Wilson Lecture
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2016 John Arthur Wilson Memorial Lecturer -- Rachel Garwood

The 57th John Arthur Wilson Memorial Lecture will be presented at the Annual Convention by Rachel Garwood,  Director of the Institute for Creative Leather Technologies (ICLT), Northampton, UK, at 9:00 am on Thursday, June 23, 2016.


The title of her presentation is

"Leather Education - Preserving the Past...

Investing in the Future."

Rachel Garwood joined the leather industry in 1989 as a lab technician at BLC, Leather Technology Centre in Northampton. During her time there she undertook several roles on an international level starting with problem solving for the tanners, management of EU research projects and progressing onto business development and finally technical support and training throughout the leather supply chain. Academically, BLC sponsored Rachel to study for a BSc (Hons) in Applied Biology followed by an MSc in Leather Technology. In 2008 Rachel joined The University of Northampton (UoN) as a Senior Lecturer within the Institute for Creative Leather Technologies (ICLT) before undertaking the role of Director in 2011. During her time at the UoN she has tailored education programmes to better suite industry needs together with extending outreach activities to cover the whole leather supply chain from live animal to bespoke end products “Hide to High street”.

The abstract for her presentation follows:  "Challenges facing the leather industry" is often a topic for discussion: these commonly include environmental legislation, the need for green chemistry, traceability, ethical sourcing and the list goes on.  One issue that is crucial for the sustainability of the global leather industry and is often overlooked is "succession planning."  With large cohorts of employees due for retirement between now and 2020, the demand for quality leather graduates is ever increasing, placing a larger reliance on higher education.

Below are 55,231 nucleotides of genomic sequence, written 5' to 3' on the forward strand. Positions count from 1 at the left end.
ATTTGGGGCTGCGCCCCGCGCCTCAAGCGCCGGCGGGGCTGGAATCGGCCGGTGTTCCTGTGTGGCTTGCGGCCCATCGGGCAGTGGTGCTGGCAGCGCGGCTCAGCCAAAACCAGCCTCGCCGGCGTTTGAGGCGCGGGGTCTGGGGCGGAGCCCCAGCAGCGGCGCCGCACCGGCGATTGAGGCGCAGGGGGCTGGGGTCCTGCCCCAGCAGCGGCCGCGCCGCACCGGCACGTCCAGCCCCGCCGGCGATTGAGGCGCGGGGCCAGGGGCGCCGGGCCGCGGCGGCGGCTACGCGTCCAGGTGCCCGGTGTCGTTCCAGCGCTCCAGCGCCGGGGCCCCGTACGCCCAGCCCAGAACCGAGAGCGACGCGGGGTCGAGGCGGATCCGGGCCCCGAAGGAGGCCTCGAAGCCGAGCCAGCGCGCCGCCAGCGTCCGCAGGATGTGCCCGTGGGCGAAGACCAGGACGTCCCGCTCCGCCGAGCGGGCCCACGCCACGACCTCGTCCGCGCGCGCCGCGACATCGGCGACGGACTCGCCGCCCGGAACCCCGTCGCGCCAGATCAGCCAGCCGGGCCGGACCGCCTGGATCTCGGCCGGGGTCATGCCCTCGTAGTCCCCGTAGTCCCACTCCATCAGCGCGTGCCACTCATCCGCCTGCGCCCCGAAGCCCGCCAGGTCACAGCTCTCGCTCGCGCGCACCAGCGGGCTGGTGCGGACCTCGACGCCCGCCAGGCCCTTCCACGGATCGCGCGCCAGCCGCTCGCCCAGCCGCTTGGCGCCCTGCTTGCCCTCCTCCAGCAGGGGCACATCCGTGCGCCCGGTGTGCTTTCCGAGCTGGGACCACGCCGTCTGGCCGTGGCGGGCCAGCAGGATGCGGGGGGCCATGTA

The importance of leather education is clearly demonstrated by the success of John Arthur Wilson himself.  During his two years study at the University of Leeds he became an award winning student under the renowned Professor Henry Richardson Proctor, both of whom made significant contributions in the field of leather science and are still referred to in modern leather science education today.

In this review, the history, the present and the future of leather education are explored.  What has driven the transition from "chalk and talk" to delivery via virtual space?  With advanced information technology we are also facing a changing student and today's student does not expect to be spoon fed the facts.  Today, they have ready access to information on the internet, so classroom delivery takes on a very different picture.  Modes of delivery now incorporate social media, discussion boards, blogs alongside tutorials and seminars.

The ability within education to address these changing demands and an understanding of the ever changing market pressures will support the sustainability of our high value industry.